'Male leaders have only created wars'

Time of article published Sep 30, 2003

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Nairobi - Somali women broke into song and dance to mark Asha Abdi's decision to declare her interest in the presidency.

Asha, who is a delegate at the ongoing Somalia peace talks being held in Kenya says she is looking forward to uniting her country, which has been embroiled in a bloody civil war since 1991.

"Somalia is like a broken glass. I want to put the pieces together and bring unity. I have what it takes. I have support of women, youth and men alike," Asha said on Monday.

"Somalia needs change. We are sick and tired of male leaders who have done nothing except create wars. They have been fighting over power while people die of poverty and starvation," she said.

Since the fall of president Siad Barre's regime in 1991, 23 factions belonging to four powerful clans have been fighting over territory, pressured by famine and political instability.

Saying they have had enough, women now appear more determined than ever to change their country's political landscape.

Three women, including Asha, have registered as presidential candidates, the first time in the history of the Horn of Africa country.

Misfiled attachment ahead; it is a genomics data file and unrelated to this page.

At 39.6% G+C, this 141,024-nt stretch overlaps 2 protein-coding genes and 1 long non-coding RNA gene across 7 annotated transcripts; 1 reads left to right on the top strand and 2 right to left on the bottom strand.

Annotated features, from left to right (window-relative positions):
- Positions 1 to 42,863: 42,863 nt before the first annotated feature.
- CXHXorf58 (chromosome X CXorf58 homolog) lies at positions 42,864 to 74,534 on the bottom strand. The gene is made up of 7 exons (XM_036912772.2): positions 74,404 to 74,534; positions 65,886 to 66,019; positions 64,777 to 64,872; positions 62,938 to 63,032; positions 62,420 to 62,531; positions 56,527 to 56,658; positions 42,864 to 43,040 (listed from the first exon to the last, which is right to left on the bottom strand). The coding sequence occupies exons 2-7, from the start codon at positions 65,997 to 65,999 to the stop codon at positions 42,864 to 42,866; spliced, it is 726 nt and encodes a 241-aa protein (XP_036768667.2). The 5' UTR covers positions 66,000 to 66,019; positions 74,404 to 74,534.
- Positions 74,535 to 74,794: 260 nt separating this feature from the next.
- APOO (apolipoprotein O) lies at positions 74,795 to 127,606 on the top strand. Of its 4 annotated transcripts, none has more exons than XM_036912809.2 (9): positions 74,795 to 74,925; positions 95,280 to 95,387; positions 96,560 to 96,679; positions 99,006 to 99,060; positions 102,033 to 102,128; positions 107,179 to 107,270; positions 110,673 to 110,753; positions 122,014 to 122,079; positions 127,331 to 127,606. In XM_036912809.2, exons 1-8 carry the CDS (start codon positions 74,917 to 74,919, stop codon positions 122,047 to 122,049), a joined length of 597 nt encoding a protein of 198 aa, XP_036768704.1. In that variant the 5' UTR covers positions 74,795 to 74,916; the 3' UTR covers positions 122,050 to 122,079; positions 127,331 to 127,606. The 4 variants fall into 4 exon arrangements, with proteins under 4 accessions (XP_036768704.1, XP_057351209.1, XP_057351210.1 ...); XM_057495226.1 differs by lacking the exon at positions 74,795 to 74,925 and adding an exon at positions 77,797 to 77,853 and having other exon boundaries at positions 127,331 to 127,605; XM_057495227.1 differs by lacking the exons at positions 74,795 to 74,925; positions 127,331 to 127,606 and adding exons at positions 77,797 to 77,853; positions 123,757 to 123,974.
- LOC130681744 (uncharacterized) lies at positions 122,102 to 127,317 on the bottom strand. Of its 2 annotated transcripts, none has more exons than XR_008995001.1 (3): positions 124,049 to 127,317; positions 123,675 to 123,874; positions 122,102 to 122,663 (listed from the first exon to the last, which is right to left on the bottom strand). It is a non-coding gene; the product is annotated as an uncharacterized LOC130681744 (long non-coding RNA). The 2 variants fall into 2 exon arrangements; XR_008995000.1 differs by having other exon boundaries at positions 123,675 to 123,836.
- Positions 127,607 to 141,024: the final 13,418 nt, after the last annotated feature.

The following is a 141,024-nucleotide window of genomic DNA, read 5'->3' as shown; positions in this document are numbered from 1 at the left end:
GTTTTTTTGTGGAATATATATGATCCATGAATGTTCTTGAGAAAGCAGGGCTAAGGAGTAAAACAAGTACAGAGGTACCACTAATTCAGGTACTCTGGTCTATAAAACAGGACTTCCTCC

At the peace talks, women are demanding at least 25 percent representation in all decision-making posts, instead of the 12 percent spelt out in the new charter. The charter, adopted on September 15, will be a guiding document in the formation of a central government in Mogadishu.

In a statement addressed to the special envoy to the talks, Bethuel Kiplagat, the women said: "We are proposing that 25 percent of every position in the government, which is a bare minimum, be reserved for Somali women delegates in the proposed government structure.

"Aware that historical and social factors limit Somali women's participation in public office, we are willing to negotiate for this percentage, until we reach the level of equal opportunities and representation to facilitate our integration into public office."

The women have criticised the gender imbalance at the talks - of the 366 delegates, only four percent are women.

"Women form the majority of the population in my country, yet we are poorly represented," Asha said.

Of Somalia's 9,7-million people, about 65 percent are women.

Women have played a key role in reconciliation processes even before the current peace talks opened in Kenya last October.

"Women have been involved in the struggle for liberation of Somalia. We have worked so hard looking after families and preaching anti-war messages."

The peace talks are being held under the auspices of the Inter-Governmental Authority on Development, which comprises Kenya, Uganda, Ethiopia, Eritrea, Sudan, Djibouti and Somalia.

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